Why is ‘Sriracha’ so expensive?


The production of a prominent brand of sriracha hot sauce, known for its distinctive green-capped bottle and produced by Huy Fong Foods, faces ongoing challenges due to a scarcity of particular Mexican chilli pepper. This predicament, impacting the iconic spicy condiment, has led to soaring prices, escalating concerns just a year after production was abruptly halted. Researchers are linking this shortage to an ongoing drought exacerbated by human-induced climate change, further complicating matters.

Huy Fong Foods confirmed to Forbes that while the company resumed “some” production last fall, it continues to grapple with a shortfall in the supply of the essential chili pepper. This specific variety is primarily cultivated in northern Mexico and is dependent on precise growing conditions. The manufacturer, based in Irwindale, California, expressed uncertainty regarding the timeline for the shortage to resolve, along with uncertainty about when retailers might restock the distinctive sriracha bottles. Notably, major retailers such as Walmart and Target have discontinued online sales of the sauce, and available bottles on Amazon are approaching a staggering price of nearly $100.

A spokesperson from Huy Fong Foods highlighted to Food & Wine that an unexpected crop failure this spring compounded the existing agricultural challenges, describing the shortage as “unprecedented.” According to Guillermo Murray Tortarolo, a researcher from the National Autonomous University of Mexico, this crop failure stems from prolonged dry conditions aggravated by a “megadrought” in northern Mexico, the primary region for growing these chilies. NPR reported that this area, along with the southwestern U.S., had experienced the driest 22-year period in over 1,200 years, as outlined in a 2022 study published in Nature Climate Change. The study attributed the severity of the drought to climate change-induced hotter and drier conditions. However, the U.S. Drought Monitor noted a significant decrease in drought levels following recent weather events like atmospheric rivers and heavy snowfall earlier this year.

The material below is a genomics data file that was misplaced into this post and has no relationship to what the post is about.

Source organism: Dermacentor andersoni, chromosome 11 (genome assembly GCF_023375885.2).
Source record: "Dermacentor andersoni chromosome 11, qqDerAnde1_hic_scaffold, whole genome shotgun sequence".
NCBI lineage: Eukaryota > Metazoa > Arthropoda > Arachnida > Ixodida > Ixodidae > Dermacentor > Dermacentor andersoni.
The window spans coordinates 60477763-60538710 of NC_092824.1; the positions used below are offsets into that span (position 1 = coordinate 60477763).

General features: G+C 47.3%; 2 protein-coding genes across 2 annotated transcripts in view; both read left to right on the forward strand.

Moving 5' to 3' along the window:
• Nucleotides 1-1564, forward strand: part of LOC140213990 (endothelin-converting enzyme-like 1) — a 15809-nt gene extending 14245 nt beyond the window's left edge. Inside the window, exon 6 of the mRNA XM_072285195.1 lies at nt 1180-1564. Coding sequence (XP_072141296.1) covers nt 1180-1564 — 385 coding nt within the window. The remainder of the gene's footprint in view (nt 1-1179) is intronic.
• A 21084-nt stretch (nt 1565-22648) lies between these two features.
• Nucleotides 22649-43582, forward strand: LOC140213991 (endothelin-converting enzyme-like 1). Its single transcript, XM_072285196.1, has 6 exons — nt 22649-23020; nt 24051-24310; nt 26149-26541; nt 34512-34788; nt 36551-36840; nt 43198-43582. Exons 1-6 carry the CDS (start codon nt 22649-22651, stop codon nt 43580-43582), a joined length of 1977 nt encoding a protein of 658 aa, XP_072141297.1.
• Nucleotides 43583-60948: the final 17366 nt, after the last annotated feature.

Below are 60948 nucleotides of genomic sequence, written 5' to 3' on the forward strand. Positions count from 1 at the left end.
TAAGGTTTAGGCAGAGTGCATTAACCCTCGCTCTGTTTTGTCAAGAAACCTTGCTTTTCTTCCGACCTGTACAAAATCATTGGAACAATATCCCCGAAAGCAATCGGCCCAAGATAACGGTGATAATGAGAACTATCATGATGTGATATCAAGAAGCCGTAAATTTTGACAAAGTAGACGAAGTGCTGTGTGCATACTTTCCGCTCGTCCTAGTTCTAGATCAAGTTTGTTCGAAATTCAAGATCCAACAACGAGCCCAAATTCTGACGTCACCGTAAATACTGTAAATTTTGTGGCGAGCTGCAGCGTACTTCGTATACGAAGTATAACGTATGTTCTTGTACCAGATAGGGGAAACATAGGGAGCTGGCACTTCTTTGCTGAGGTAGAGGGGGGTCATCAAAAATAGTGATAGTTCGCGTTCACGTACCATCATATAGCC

In response to the chili pepper shortage, Huy Fong Foods had informed its vendors in April of its inability to produce popular products like sriracha, chili garlic sauce, and sambal oelek due to an acute shortage in chili pepper inventory. The company had to delay existing orders and paused new orders until September 2022, citing circumstances “beyond our control.”